Jul 262006

On the principle of Sufficient Reason (the PSR)

Since this came up in various, let me give the classical defense of the Principle of Sufficient Reason (PSR) a principle which is, I believe, antithetical to Quentin Smith’s Principle of Simplest Beginning (SB) – an atheistic account of the principle of the origin of the cosmos.

Goldberg MachineGoldberg MachineIn the form I will defend it, the PSR states as follows:

PSR = “Anything that exists has a sufficient reason for existing.”

Theoretically, there can be two general types of sufficient reasons for existing.

1. The thing has a sufficient reason for existing within itself – it is the “cause” of it’s own existence.

2. The thing has a sufficient reason for existing which it receives from another thing or things.

With the possible exception of one type of natural phenomena (which I shall discuss momentarily) we know of no natural thing which does not have such a sufficient reason for existing.

Nor can such a thing exist – as we can demonstrate:

Let us suppose that something exists without sufficient reason for existing. This would mean that it neither has existence in and of itself – NOR does it have sufficient reason for existing from somewhere else. It does not get its being from itself – it does not get it from somewhere else.. hence, it HAS no being, and so does not exist – but we were supposing it DOES exist, therefore, this hypothetical entity would both exist and not exist at the same time, which would violate the law of non-contradiction. Therefore, everything that exists has a sufficient reason for existing.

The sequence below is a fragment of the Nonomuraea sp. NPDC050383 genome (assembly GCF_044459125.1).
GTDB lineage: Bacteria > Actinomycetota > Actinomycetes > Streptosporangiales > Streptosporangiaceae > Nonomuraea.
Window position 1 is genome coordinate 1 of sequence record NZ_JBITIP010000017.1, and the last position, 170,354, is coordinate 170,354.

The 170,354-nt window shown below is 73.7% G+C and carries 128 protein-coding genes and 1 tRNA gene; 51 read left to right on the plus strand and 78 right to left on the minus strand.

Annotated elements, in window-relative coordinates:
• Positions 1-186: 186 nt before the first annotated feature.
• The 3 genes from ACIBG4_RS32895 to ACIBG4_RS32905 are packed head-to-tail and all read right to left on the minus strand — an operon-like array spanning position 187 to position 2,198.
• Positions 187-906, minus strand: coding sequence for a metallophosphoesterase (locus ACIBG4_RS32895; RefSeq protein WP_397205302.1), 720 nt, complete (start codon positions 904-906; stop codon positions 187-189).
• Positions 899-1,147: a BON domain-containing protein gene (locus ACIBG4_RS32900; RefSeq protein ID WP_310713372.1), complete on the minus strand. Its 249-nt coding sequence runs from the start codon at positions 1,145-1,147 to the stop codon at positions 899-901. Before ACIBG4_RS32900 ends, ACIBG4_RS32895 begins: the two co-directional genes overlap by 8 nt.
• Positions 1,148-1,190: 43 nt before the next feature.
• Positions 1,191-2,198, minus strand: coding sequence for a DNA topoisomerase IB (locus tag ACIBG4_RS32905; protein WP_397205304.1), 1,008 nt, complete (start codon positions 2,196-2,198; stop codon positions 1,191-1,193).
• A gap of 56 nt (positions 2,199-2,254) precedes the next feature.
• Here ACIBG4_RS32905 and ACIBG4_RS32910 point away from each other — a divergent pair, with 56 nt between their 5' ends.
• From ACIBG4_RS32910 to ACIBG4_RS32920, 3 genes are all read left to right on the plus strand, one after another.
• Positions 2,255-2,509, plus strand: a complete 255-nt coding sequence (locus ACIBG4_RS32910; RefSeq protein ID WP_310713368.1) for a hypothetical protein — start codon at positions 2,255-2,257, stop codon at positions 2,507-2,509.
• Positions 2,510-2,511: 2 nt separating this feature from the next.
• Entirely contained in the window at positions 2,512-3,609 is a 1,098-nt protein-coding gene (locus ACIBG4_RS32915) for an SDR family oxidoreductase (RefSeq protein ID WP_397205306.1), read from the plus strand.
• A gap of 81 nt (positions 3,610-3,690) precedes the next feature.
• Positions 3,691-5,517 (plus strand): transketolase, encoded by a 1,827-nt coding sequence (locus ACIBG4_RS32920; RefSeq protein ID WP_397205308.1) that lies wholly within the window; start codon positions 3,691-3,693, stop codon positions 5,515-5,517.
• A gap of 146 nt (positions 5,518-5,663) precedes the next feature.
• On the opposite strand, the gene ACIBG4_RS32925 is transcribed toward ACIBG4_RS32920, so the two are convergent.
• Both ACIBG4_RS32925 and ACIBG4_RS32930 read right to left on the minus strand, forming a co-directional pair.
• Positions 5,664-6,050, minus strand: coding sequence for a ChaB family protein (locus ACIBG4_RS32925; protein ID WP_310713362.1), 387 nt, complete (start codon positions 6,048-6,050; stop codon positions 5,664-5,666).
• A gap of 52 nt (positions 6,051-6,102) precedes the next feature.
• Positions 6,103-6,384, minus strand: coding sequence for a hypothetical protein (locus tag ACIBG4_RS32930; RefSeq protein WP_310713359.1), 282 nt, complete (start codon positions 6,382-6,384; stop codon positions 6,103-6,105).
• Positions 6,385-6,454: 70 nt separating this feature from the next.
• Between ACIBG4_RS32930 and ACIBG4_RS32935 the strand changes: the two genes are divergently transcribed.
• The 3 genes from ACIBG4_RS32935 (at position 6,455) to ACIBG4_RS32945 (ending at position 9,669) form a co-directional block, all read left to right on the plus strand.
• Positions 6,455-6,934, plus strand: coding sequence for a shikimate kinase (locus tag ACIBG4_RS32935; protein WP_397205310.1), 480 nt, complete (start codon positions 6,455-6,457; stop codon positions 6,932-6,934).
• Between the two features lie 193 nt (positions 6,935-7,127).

A Possible Exception?

One thing that is suggested as an exception to this principle is a virtual quantum particle that comes into existence in a quantum vacuum. We can’t point to a deterministic cause of such a particle. We can only point to a PROBABALISTIC cause – a tendency. Does this violate the PSR? I would say no, for the following reason – the “existence” a virtual quantum particle has is an entirely different order of existence. Having only a probabilistic cause, it also has only a probabilistic EXISTENCE. In a sense, these particles DO both “exist” and “not exist” at the same time. They are an order of reality far different from, and inferior to, the normal realities of things like chairs, rocks and trees.

Jul 262006

All mystics would agree that in absolute, God cannot be completely comprehended by the mind nor described in human words and concepts. God can only be perceived directly through mystical union with him.

For example:

“Quit the senses, the workings of the intellect, and all that may be sensed and known, and all that is not, and is. For by this you may unknowingly attain, in as far as it is possible, to the one-ness of Him who is beyond all being and knowledge”
(St. Dionysis)
“Whatever you think concerning Allah – know that he is different from that!”
(Ahmad Lbn Ata’Allah)
“Tao is beyond words and beyond understanding. Words may be used to speak of it, but they cannot contain it.”
(Lao Tzu)
“Even though God cannot be comprehended, God can be loved. By love, not thought, he can be taken and held. “
(The Cloud of Unknowing)